Last night's early reports that Republicans might be willing to consider a tax increase on high earners in exchange for rolling back last year's health care overhaul were unclear: Could that possibly mean repealing ObamaCare entirely? It seemed too good to be true, and it was.
Turns out, as Mike Riggs noted this morning, that the deal was much smaller. According to The New York Times, the potential deal was for a tax-reform trigger: If the parties did not agree to a fundamental tax overhaul, the health overhaul's individual mandate to purchase health insurance would be struck down.
Repealing ObamaCare in exchange for a tax hike would be more than worth it: Tax rates come and go, but entitlements are forever. But tying tax reform to a repeal of the mandate is a bad idea.
In the past, Republicans have toyed with the idea of repealing the mandate while leaving insurance rules that poll better in place. The mandate may be the least popular part of the health care law, but what was true then is true now: Half a repeal is no repeal at all.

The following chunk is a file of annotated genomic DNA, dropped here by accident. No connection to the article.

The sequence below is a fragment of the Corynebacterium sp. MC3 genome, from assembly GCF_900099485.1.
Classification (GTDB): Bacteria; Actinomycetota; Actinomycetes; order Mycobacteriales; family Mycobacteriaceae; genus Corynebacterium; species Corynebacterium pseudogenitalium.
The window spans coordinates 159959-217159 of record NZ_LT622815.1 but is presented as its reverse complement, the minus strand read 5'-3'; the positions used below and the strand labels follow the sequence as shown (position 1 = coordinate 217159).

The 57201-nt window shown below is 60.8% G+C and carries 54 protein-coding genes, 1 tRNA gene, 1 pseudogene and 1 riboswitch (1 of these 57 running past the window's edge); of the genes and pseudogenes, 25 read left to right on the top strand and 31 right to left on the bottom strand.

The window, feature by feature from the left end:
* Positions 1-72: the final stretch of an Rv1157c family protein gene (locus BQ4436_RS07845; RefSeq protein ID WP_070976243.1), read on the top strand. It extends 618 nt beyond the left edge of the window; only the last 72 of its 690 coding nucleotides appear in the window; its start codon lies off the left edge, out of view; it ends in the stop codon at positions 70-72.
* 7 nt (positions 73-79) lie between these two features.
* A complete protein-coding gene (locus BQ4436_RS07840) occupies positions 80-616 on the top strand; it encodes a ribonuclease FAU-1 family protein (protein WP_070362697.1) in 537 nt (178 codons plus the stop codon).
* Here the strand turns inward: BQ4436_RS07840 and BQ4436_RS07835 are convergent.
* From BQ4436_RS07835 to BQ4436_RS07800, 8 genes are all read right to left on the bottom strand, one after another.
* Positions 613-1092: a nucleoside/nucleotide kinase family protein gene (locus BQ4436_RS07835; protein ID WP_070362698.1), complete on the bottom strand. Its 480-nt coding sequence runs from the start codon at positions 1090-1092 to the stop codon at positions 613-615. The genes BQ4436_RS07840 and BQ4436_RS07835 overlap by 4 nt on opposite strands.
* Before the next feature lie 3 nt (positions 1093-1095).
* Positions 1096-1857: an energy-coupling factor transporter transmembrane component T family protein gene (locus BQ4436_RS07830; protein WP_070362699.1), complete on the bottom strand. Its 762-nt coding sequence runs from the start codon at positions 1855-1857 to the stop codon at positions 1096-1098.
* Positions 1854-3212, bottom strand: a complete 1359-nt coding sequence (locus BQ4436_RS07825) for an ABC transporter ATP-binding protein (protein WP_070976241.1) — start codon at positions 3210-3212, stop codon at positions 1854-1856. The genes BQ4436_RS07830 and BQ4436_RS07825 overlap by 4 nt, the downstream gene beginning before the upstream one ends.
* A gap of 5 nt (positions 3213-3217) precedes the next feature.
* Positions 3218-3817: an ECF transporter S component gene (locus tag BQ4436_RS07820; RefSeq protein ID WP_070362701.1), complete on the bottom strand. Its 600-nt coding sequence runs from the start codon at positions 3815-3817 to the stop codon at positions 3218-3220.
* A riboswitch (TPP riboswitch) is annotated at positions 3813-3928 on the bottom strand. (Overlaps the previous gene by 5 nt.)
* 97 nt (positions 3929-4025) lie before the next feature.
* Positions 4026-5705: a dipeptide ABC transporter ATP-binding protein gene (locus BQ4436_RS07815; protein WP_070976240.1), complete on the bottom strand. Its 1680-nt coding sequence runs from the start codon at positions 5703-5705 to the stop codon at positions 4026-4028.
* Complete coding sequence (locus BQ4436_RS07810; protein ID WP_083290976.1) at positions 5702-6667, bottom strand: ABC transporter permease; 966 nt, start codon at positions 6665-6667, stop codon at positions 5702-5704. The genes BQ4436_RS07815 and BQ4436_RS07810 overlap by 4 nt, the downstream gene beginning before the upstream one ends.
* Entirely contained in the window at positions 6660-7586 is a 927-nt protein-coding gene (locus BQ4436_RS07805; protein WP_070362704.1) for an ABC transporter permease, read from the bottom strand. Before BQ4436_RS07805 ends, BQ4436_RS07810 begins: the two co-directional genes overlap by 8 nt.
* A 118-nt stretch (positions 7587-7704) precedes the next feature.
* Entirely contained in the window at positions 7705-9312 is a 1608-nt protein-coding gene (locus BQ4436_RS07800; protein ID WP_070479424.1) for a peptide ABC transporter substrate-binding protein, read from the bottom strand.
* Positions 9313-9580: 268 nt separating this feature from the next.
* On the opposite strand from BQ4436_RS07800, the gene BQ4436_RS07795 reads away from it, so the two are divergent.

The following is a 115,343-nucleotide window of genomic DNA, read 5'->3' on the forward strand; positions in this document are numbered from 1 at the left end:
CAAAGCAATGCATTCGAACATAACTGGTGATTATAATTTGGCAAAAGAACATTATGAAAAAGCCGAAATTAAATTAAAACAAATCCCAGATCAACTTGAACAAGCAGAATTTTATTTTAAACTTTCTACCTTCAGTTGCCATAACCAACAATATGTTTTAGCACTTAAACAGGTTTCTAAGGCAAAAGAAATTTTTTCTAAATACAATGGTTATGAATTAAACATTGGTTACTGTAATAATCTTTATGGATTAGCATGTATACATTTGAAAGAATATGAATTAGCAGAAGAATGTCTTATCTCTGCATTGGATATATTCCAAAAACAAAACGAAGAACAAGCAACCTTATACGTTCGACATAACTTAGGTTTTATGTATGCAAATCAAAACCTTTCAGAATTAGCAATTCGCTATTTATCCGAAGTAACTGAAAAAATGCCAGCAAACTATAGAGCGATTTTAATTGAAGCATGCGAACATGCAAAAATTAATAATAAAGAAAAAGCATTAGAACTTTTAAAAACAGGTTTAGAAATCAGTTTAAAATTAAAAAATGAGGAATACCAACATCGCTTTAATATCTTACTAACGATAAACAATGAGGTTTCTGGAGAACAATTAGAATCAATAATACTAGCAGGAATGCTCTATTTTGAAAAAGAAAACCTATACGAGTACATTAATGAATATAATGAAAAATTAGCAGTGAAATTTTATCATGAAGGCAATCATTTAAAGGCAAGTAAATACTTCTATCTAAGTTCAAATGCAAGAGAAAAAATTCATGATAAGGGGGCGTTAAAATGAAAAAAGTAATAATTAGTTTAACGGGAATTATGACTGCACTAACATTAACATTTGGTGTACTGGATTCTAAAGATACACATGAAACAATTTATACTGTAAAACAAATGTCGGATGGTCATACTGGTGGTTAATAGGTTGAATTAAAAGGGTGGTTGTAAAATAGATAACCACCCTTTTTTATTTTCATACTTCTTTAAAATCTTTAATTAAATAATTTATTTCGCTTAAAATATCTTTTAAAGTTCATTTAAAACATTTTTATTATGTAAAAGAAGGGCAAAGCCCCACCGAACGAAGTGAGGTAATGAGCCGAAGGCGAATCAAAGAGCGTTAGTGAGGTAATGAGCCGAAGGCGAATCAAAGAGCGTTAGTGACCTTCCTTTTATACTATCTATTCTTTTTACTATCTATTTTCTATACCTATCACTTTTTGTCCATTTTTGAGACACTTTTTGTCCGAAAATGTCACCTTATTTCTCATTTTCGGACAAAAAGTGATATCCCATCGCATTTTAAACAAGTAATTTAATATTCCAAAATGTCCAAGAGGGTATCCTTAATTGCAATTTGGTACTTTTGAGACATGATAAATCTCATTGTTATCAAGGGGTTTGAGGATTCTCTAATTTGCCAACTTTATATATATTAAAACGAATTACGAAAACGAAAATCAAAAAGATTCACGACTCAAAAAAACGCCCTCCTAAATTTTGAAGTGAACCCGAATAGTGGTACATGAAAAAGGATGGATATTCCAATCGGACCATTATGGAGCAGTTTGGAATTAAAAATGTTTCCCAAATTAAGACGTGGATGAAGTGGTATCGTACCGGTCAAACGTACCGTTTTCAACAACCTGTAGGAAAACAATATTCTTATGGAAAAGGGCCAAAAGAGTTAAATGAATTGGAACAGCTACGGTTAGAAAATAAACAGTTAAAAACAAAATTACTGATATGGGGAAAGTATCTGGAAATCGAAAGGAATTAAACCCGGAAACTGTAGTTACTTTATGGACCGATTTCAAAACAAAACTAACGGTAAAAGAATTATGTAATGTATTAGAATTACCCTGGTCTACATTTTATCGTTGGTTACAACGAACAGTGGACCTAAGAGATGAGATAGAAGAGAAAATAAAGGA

Simply jettisoning the mandate would be an easy way for the GOP to declare victory over ObamaCare without actually fixing it. That's because getting rid of it while leaving the bulk of the law in place isn't any kind of fix. Instead, it would create new problems, potentially leading to an insurance market meltdown as consumers game the individual market insurance rules that allow them to avoid paying for coverage until the very last minute.
At the same time, getting rid of the mandate would reduce pressure to repeal the law in its entirety. So slicing out the mandate would leave us with the law's expensive Medicaid expansion, a host of problematic new insurance regulations at the federal level, and government-run exchanges—but with far less political pressure to repeal. The mandate remains a bad idea. But so does the rest of the law. Fixing ObamaCare means taking the whole thing down.